Peppers hang all over town these past couple of weeks. At the Friday market, the air around the red pepper vendors is heavy with the pungent aroma of slightly over-ripe fruit. Strings of red & yellow & green peppers in all shapes and sizes hang in windows, from lamp posts, on clotheslines, on tree branches -- anywhere available. The dried peppers, and stuffed pickled ones of the familiar large red variety we know so well, are a winter staple here, where the temperature hangs below freezing for much of the time between November and March.
The first set of panels is fired, assembled, and sealed. In these photos, they don't look too much different than they did before firing. But there is in fact a big difference in the clay colour. The terracotta fairly sings with energy, and contrasts nicely with the black outlines & highlights.
A lot of unseen work went into these first panels, since I had to "fix" the blue accents after the pieces were fired. (All the blue fired to black.) It was a somewhat tedious process that took the better part of an entire day. But I'm happy with the results.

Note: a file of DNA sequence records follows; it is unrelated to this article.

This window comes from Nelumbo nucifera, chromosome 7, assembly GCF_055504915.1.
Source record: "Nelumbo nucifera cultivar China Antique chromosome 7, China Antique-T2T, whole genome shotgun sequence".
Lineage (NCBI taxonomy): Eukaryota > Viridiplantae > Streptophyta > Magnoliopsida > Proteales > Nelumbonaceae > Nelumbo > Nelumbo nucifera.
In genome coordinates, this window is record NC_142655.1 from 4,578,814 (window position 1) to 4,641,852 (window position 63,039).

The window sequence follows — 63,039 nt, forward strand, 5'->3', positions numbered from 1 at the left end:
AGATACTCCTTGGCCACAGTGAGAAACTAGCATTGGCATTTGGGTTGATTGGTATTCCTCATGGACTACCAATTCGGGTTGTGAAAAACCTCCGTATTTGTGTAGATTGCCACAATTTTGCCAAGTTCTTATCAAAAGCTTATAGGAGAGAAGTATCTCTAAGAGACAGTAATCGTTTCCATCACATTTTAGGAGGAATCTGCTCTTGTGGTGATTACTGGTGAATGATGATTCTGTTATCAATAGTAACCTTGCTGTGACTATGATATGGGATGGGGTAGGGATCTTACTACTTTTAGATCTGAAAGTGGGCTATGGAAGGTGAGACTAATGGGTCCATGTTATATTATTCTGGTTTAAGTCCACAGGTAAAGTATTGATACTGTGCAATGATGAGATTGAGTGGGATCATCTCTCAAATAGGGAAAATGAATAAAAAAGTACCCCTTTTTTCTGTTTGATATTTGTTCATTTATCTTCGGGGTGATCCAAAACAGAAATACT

The small abstract panels on which I "fixed" the colours looked pretty horrid at first. But, with a little (a lot, actually) brushing to remove unwanted oxidation, they turned out pretty much as I had originally hoped they would. So, one set of pieces saved from disaster. Whew!
Saturday was spent cutting out the backing wood, and mounting the tiles onto it with silicone. It's not what is generally used here; but I'm used to it, I like the wiggle-room it gives during the mounting process, and it remains flexible when dry. These backing pieces are not very thick, so I was a bit concerned that bending of the back could cause cracking of the panels or lifting of the tiles if a hard glue was used.
After the tiles were mounted on the boards and dried overnight, I sealed them, since they aren't glazed. At home, I would use a sealant designed for stone floors. Here, I used what everyone else uses. It's called "Lef Lef", and it's actually for shoes! Why anyone would want shoes with a shiny plastic-y finish is beyond me; but, it works great for the clay. It's non-toxic, the shine-level is easily adjusted with water, and it gives a very satisfactory finish when dry.
More pics tomorrow. All for today.